Freshfel Europe organise a conference on the research priorities for the fruit and vegetable sector
Fruit and vegetable business representatives and researchers endorsed the multi-actor approach demanded for Horizon 2020 calls.
On 23 January 2018, Freshfel Europe (the European Fresh Produce Association) and A.R.E.F.L.H. (the European Assembly of fruit, vegetable and horticulture regions) organised in coordination with the two European university and research centre networks for fruit and vegetable related research, EUFRIN and EUVRIN, a conference on the research priorities for the fruit and vegetable sector for the current Horizon 2020 funding programme and its successor, Framework Programme 9 (FP9).
During the conference in Brussels, the four organisations joined forces to organize for the second time a pan-European multi-stakeholder meeting to review the state of play of research and innovation for the fruit and vegetables sector. In 2014, the first conference served as the launch for a fruit and vegetables R&I Task Force, a first step towards the release of a Strategic Innovation and Research Agenda (SIRA). This second event gathered close to 100 experts and aimed at further reinforcing the successful cooperation between the four organisations and offering a unique platform for discussion between business representatives, researchers, and representatives of the European institutions. The meeting reviewed the current state of play and lessons learnt from the sector’s involvement in the Horizon 2020 funding programme, and the way forward towards the future funding programme FP9.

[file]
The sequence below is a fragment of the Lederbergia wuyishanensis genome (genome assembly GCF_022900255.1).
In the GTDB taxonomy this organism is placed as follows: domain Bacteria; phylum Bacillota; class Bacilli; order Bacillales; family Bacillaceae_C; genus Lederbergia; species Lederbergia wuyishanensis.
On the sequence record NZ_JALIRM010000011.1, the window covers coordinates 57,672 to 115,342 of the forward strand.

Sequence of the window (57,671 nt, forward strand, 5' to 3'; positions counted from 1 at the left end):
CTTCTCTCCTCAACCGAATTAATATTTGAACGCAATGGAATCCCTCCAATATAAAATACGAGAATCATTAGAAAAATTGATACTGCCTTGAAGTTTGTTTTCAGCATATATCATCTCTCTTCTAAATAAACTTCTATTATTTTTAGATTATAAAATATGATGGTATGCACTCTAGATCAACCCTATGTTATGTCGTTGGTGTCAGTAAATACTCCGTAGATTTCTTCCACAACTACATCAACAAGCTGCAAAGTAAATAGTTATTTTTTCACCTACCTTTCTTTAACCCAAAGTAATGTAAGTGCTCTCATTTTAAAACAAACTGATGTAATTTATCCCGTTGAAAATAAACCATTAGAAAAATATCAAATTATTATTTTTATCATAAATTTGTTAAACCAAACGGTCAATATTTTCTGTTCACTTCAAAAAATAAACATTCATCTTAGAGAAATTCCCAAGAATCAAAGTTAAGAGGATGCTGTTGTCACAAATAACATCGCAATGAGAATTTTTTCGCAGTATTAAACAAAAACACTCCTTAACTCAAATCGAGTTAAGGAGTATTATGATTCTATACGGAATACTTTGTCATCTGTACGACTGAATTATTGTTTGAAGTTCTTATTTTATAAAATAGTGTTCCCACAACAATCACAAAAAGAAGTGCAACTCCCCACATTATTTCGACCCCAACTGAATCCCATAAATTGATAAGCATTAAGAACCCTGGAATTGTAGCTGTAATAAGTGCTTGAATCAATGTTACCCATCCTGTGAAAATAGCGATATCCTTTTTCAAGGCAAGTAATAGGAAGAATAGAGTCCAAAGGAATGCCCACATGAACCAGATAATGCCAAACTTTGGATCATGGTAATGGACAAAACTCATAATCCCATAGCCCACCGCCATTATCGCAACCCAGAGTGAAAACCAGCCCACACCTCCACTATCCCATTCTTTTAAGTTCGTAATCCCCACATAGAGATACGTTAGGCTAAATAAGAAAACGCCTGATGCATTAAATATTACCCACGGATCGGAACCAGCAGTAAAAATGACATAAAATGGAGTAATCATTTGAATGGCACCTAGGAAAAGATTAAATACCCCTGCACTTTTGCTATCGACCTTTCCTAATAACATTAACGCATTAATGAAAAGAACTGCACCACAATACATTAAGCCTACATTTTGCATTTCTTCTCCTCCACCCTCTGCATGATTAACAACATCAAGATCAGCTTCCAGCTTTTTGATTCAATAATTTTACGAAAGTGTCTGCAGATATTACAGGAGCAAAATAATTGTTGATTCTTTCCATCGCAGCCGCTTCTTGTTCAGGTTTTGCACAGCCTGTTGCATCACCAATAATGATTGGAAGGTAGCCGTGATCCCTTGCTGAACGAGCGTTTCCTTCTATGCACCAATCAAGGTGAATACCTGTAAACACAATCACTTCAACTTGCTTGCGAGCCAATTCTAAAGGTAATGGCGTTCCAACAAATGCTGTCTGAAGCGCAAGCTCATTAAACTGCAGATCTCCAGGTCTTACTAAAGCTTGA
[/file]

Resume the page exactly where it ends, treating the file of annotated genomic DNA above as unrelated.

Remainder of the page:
From the discussion, both fruit and vegetable business representatives and researchers endorsed the multi-actor approach that is demanded in many Horizon 2020 calls. Involving different types of actors in a consortium not only ensures a more practical focus on the real problems on the ground, but also allows for a fruit and vegetable supply chain perspective. However, the trend towards broad, multi-product projects cannot highlight the sector’s specific problems: diversified products, perishability, different areas of production with specific challenges such as drought, and the sector’s added value in relation to health and sustainability. The sector laments that fruit and vegetables remain under-represented within Horizon 2020, and that this is not reflecting the size of the sector in the economy and its societal and health benefits.
After the conference, the Task Force renewed its intention to continue working for better representation of the sector in successful EU funding programmes. In the last four years, the sector has managed to showcase the existence of a well-functioning network and to increase its visibility. The next step for the Task Force is to remind policy makers of the main relevant messages for the sector, which the Task Force will accomplish via a joint statement and a renewal of the SIRA in light of future discussion regarding FP9.
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